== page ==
The Public Remains Uncertain About Intelligence Authorities
At the close of the third quarter, we once again asked respondents, “How comfortable are you with the powers of the U.S. intelligence community? Do intelligence agencies in your view have not enough authority or do they have too much authority?” The average response was a 3.10 on our scale. However, this month, as in all previous months, far and away the most common response to this question (43 percent) was a neutral 3 on our scale. And 71 percent of respondents chose one of the middle three options, not either 1 or 5. For the quarter, the average for this question stayed within a narrow range from 3.10 to 3.12. During this period, the country has not experienced notable intelligence failures, terrorist attacks or major intelligence scandals, despite a brief debate over the role of the National Security Agency in losing cybertools that may have contributed to recent ransomware attacks. These disputes, however, seem to receive little public notice. As such, the stability of these numbers during such a period offers a good baseline against which to measure any changes if and when the political process lurches toward considering either expanding or contracting intelligence authorities.
Confidence in the President’s Handling of Key National Security Issues Swung Up This Quarter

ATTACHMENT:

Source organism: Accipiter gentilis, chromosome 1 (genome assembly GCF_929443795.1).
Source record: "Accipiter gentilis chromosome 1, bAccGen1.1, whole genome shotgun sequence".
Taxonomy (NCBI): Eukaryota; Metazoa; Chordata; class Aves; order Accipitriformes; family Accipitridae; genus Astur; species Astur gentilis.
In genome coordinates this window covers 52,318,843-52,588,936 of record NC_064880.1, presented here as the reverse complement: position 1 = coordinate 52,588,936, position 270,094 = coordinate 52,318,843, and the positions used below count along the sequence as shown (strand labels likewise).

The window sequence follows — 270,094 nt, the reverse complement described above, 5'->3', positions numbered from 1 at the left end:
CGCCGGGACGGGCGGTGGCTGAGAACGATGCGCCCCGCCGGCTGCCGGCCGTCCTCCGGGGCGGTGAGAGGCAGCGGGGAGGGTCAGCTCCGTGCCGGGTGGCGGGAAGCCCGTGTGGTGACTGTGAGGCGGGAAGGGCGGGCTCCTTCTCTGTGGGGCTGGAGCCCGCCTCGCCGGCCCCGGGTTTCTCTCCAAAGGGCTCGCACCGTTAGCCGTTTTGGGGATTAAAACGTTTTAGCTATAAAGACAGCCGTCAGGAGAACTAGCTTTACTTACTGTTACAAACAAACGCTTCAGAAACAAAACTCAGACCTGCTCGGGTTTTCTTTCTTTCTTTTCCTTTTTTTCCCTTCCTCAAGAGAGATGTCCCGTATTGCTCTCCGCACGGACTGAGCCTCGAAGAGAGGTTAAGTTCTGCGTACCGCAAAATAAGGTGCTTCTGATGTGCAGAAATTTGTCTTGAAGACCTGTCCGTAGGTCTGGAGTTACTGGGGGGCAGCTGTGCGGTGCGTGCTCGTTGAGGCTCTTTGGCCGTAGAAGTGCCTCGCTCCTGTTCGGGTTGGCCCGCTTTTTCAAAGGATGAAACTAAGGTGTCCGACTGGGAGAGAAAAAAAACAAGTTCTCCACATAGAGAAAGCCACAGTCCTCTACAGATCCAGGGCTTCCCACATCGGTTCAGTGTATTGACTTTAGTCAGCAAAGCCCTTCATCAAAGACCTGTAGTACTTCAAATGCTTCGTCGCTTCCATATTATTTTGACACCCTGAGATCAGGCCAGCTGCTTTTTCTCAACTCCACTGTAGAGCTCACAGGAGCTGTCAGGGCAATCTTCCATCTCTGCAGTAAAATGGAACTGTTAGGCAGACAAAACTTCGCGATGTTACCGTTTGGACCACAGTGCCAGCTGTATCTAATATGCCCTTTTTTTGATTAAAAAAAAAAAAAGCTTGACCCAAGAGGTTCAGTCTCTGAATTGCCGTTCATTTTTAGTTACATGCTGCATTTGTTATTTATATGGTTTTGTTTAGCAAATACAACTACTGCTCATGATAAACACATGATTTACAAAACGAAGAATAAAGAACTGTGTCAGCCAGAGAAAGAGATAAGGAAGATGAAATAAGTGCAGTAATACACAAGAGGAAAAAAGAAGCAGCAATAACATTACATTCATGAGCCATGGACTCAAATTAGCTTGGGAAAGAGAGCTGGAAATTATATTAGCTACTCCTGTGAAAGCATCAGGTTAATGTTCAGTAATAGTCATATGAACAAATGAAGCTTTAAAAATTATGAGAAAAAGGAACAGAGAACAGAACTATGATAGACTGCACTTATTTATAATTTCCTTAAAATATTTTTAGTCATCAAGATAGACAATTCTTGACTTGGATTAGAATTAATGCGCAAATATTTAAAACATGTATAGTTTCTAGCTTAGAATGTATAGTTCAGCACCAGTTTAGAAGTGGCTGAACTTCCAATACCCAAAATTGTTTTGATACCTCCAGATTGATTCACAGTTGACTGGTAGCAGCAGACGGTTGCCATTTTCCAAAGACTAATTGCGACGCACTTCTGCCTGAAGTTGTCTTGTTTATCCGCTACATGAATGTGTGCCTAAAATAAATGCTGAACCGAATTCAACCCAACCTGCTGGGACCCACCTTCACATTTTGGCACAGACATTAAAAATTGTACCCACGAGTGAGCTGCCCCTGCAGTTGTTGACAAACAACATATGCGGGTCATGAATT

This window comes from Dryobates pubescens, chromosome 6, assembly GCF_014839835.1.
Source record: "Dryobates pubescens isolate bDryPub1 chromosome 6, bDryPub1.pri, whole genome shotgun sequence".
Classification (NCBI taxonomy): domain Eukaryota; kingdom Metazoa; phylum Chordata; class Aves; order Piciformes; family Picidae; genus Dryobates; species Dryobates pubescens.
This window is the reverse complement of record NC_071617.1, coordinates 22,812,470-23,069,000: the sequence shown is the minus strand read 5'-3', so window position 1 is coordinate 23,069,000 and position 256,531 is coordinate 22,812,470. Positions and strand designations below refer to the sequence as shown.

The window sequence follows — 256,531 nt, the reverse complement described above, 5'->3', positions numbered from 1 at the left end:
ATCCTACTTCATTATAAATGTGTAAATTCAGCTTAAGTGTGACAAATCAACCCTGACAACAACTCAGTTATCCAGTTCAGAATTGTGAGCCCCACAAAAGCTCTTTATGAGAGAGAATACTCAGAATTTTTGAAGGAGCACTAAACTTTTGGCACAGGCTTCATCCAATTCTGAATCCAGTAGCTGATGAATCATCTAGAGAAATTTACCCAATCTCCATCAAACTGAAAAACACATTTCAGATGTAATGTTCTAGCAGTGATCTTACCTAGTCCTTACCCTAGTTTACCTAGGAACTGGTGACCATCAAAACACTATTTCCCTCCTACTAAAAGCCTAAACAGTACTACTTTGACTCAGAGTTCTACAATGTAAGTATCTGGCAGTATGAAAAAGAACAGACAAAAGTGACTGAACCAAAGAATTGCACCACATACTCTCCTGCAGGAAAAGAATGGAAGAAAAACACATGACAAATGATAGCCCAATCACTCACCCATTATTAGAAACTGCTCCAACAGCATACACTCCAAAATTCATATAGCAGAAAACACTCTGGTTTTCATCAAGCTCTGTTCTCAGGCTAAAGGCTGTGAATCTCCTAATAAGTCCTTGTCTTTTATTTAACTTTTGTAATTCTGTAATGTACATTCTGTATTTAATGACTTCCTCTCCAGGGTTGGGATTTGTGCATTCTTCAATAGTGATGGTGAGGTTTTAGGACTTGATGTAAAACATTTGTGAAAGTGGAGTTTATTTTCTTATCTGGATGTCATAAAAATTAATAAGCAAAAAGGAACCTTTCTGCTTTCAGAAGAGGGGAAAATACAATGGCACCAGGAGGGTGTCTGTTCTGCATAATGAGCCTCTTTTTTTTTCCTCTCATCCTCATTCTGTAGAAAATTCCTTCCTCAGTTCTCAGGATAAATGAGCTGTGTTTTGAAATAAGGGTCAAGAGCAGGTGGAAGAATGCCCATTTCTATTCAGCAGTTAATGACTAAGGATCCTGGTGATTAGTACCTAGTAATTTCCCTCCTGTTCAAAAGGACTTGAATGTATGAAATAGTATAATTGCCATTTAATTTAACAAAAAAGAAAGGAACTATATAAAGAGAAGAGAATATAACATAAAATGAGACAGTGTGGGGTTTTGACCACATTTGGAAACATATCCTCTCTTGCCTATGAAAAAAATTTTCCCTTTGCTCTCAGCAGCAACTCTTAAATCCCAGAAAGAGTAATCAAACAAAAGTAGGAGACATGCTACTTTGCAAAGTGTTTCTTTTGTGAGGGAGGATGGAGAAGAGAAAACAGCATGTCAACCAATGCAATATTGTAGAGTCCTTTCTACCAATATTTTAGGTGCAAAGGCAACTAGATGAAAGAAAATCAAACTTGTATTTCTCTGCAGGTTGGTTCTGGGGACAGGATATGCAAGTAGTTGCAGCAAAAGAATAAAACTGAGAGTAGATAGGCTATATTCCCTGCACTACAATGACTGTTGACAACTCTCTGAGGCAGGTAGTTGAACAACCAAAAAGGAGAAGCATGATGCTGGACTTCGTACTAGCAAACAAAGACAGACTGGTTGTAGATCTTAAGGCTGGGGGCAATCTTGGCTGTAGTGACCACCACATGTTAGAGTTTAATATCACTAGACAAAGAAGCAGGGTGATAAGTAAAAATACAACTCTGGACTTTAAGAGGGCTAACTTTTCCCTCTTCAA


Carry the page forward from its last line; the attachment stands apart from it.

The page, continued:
In November 2017, we began asking respondents how confident they were in the president’s ability to handle key national security issues, specifically with regard to Iran, North Korea and terrorism. At the end of the third quarter, confidence in the president on these topics was 2.62 for Iran, 2.59 for North Korea and 2.83 for terrorism. Confidence in the president on these three issues increased moderately for the quarter. But this polling was fielded prior to the president’s decision to remove most U.S. troops from Syria, in the face of a Turkish incursion into that region against U.S.-allied Kurds. One persistent trend is that the president continues to enjoy greater confidence on handling terrorism than the challenges presented by Iran or North Korea. Also notable is that—for the first time in this data series—respondents have (marginally) greater confidence in the president on one of these specific national security issues, terrorism at 2.83, than on his general handling of national security (2.82).